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You see a child or pet locked in a vehicle?

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If the weather is 72 degrees Fahrenheit or higher, the temperature in the vehicle can rise to 116 degrees within the hour, even with the windows down. “Rely on your best judgment,” advises Lt. Shaw. “If the child is old enough to unbuckle and open the door, have them do it while you are calling local law enforcement. If it looks like a medical emergency or if it’s a hot day, I’d break the window to get to that child.” Either way, press your vehicle’s red Emergency button or call 911 to be connected with the authorities. When a child’s life is at risk, a false alarm is much better than a fatality. In the case of an animal, if there are businesses nearby, notify their managers or security guards and ask them to make an announcement to find the car's owner. Otherwise, Lt. Shaw says law enforcement will respond to help. “If it appears that the animal is in distress, do what you have to do to rescue the animal. If you have to break a window, you have to break a window.”

If you find yourself locked out of your own vehicle, you can use your vehicle’s mobile app to unlock it with your smartphone,*28 so be sure you have the app and that your account is set up if you need it. If you haven’t already, download your vehicle’s mobile app from the App Store℠*57 or Google Play,™*59 open the app and log in with your onstar.com or Chevrolet, Buick, GMC, or Cadillac Owner Center username and password. If you don’t have one yet, select the “Create Account” option within the mobile app to set it up.

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You see an animal running loose on a roadway?

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“Don’t stop your vehicle to try to chase the animal yourself,” Lt. Shaw advises. “Most of the time you can contact the city or animal control and they’ll work to capture it. If it’s on a freeway, we do occasionally get 911 calls, and we’ll send a trooper to try to get it to safety.”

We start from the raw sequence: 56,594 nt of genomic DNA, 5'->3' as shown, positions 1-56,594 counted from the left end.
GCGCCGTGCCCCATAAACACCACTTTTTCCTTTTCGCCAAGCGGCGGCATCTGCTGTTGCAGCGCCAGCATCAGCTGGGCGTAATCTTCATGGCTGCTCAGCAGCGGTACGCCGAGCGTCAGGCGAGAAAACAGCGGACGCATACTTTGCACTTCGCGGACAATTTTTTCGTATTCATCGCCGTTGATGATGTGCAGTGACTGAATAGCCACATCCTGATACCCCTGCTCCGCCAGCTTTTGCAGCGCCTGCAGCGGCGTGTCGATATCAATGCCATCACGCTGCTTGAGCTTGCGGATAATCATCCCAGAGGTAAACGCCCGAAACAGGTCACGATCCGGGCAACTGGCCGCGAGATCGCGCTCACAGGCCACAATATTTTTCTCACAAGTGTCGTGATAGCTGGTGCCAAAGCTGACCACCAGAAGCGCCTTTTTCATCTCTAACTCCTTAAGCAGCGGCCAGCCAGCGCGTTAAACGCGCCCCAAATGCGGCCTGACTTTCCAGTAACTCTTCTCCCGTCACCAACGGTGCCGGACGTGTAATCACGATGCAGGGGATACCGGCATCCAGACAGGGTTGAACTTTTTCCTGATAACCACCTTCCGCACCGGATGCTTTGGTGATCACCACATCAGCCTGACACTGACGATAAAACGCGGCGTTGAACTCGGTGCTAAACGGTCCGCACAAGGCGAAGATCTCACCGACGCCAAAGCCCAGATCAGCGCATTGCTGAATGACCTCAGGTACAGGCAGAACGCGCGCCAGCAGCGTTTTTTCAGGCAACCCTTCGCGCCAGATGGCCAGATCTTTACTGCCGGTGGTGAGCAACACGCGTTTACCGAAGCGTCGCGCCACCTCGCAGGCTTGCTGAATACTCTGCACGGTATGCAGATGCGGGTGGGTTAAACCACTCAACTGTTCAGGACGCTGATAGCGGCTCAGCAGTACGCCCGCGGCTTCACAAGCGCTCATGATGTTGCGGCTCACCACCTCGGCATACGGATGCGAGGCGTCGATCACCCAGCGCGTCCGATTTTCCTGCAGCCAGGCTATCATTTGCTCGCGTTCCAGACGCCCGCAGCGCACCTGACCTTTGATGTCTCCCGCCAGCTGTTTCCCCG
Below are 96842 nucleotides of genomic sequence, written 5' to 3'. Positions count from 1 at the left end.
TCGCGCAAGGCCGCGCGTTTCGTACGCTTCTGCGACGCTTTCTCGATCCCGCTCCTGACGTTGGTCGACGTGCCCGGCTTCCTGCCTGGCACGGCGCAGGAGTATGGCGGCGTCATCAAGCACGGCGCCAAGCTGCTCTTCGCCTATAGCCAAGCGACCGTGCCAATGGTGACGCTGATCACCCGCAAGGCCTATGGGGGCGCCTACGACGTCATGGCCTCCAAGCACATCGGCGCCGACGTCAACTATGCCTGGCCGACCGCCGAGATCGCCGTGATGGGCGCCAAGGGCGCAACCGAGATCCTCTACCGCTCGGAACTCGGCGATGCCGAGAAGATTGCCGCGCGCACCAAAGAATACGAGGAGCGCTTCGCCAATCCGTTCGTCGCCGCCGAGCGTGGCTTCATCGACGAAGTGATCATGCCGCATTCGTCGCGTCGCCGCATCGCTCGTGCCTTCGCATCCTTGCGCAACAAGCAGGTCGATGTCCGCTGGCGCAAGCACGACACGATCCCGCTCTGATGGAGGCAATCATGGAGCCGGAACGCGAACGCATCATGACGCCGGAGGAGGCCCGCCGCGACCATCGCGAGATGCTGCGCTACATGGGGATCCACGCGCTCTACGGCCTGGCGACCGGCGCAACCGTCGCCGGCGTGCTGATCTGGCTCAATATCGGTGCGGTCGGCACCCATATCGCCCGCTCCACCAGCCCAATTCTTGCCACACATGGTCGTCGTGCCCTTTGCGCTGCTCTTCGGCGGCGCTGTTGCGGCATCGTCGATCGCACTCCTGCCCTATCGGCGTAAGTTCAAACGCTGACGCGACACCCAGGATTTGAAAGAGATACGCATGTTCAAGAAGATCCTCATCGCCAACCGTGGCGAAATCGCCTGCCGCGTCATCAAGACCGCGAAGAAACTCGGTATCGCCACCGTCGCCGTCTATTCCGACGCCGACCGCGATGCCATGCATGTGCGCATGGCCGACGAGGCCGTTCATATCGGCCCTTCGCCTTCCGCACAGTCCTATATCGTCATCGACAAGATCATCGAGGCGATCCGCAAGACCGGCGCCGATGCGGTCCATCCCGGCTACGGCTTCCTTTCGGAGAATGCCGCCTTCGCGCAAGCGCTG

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You see a downed power line?

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“Treat all downed power lines as hot,” Lt. Shaw emphasizes. “Don’t run it over, and don’t try to move it.” If you’re not sure what to do, press your red Emergency button and tell the Advisor what you see, or call the local power company or fire department. Power companies advise not coming within 30 feet of a power line, and if the line is touching a tree or other object, do not touch that object. If the line happens to fall on your vehicle, stay inside your vehicle until help arrives.

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You see a road obstruction, like a fallen tree or pothole?

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“The state’s Department of Transportation is the best way to report obstructions,” says Lt. Shaw. “We ask that people don’t call 911 for road damage or debris unless it is a real hazard for motorists.” In most states, the Department of Transportation will have a website or even an app that makes it easy to report road problems. If you need help being routed around a road obstruction, push your blue OnStar button — an Advisor can offer real-time guidance and stay on the line with you as you navigate around the obstruction.